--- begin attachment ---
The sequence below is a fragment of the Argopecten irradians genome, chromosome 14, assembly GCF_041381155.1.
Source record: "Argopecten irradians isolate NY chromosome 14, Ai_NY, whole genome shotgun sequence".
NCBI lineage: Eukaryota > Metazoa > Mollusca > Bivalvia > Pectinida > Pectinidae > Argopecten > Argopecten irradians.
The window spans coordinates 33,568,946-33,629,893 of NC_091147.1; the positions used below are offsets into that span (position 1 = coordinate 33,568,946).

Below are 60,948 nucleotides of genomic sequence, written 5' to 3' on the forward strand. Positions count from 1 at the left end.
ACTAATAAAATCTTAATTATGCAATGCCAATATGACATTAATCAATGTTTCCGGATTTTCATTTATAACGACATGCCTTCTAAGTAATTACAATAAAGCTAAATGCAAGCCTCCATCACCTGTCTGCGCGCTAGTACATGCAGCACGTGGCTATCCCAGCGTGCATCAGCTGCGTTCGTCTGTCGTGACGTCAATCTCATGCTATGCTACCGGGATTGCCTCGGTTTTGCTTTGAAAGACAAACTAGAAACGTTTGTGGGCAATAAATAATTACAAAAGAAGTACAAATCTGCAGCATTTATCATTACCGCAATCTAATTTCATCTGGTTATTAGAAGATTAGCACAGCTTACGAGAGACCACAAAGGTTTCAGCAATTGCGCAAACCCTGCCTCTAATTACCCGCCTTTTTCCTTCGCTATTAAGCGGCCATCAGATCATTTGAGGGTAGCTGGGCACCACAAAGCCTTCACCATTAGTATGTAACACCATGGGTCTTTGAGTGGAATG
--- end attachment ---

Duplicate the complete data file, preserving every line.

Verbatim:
The sequence below is a fragment of the Argopecten irradians genome, chromosome 14, assembly GCF_041381155.1.
Source record: "Argopecten irradians isolate NY chromosome 14, Ai_NY, whole genome shotgun sequence".
NCBI lineage: Eukaryota > Metazoa > Mollusca > Bivalvia > Pectinida > Pectinidae > Argopecten > Argopecten irradians.
The window spans coordinates 33,568,946-33,629,893 of NC_091147.1; the positions used below are offsets into that span (position 1 = coordinate 33,568,946).

Below are 60,948 nucleotides of genomic sequence, written 5' to 3' on the forward strand. Positions count from 1 at the left end.
ACTAATAAAATCTTAATTATGCAATGCCAATATGACATTAATCAATGTTTCCGGATTTTCATTTATAACGACATGCCTTCTAAGTAATTACAATAAAGCTAAATGCAAGCCTCCATCACCTGTCTGCGCGCTAGTACATGCAGCACGTGGCTATCCCAGCGTGCATCAGCTGCGTTCGTCTGTCGTGACGTCAATCTCATGCTATGCTACCGGGATTGCCTCGGTTTTGCTTTGAAAGACAAACTAGAAACGTTTGTGGGCAATAAATAATTACAAAAGAAGTACAAATCTGCAGCATTTATCATTACCGCAATCTAATTTCATCTGGTTATTAGAAGATTAGCACAGCTTACGAGAGACCACAAAGGTTTCAGCAATTGCGCAAACCCTGCCTCTAATTACCCGCCTTTTTCCTTCGCTATTAAGCGGCCATCAGATCATTTGAGGGTAGCTGGGCACCACAAAGCCTTCACCATTAGTATGTAACACCATGGGTCTTTGAGTGGAATG